This Week in History
In Search of the Northwest Passage
For the week of Monday May 19, 2008
On May 19, 1587, John Davis set out from England on his third Arctic voyage. A navigator, explorer and cartographer, Davis travelled further north into the Canadian Arctic than any explorer before him.
On May 7, 1586, Davis again set out from England in search of the Northwest Passage and continued to explore the southwestern coast of Greenland and the coasts of Labrador.
For Davis’ final voyage he explored Baffin Bay and conducted a more thorough exploration of the Cumberland Gulf where he discovered what would later be called Hudson Strait. He pushed far north into Baffin Bay before turning back due to ice and wind. He was the first to report the dangerous riptides around Resolution Island while crossing the Hudson Strait. He then sailed to Labrador, turning back to England when the fresh water and wood ran low.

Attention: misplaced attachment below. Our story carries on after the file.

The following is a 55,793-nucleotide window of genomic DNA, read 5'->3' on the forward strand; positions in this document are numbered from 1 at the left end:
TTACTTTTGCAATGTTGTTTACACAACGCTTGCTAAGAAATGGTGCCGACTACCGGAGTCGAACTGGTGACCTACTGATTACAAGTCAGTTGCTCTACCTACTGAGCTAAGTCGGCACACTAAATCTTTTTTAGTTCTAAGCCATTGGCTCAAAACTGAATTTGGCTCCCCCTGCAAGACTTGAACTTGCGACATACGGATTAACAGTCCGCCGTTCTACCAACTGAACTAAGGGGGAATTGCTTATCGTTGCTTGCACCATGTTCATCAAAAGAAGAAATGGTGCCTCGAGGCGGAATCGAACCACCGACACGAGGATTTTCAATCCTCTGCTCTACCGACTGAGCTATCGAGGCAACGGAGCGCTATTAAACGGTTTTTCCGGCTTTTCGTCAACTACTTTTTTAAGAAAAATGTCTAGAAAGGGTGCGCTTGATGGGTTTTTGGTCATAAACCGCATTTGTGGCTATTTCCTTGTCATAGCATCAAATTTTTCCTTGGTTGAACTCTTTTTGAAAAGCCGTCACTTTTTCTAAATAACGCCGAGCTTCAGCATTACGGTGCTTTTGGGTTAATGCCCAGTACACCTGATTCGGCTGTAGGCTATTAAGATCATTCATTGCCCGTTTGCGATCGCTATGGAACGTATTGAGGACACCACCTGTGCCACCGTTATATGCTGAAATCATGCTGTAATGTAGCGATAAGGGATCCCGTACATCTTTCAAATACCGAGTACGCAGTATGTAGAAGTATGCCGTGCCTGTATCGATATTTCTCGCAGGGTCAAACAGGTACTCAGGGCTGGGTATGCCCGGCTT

He has been credited with the discovery of the Falkland Islands and he later began exploring the East Indies. It was during one of these trips on December 27, 1605, while piloting the Tiger, Davis was killed by Japanese pirates.
Although John Davis failed to find the Northwest Passage, he has been designated a National Historic Person due to his contributions to the exploration and cartography of the area surrounding Baffin Island, Greenland and Newfoundland.
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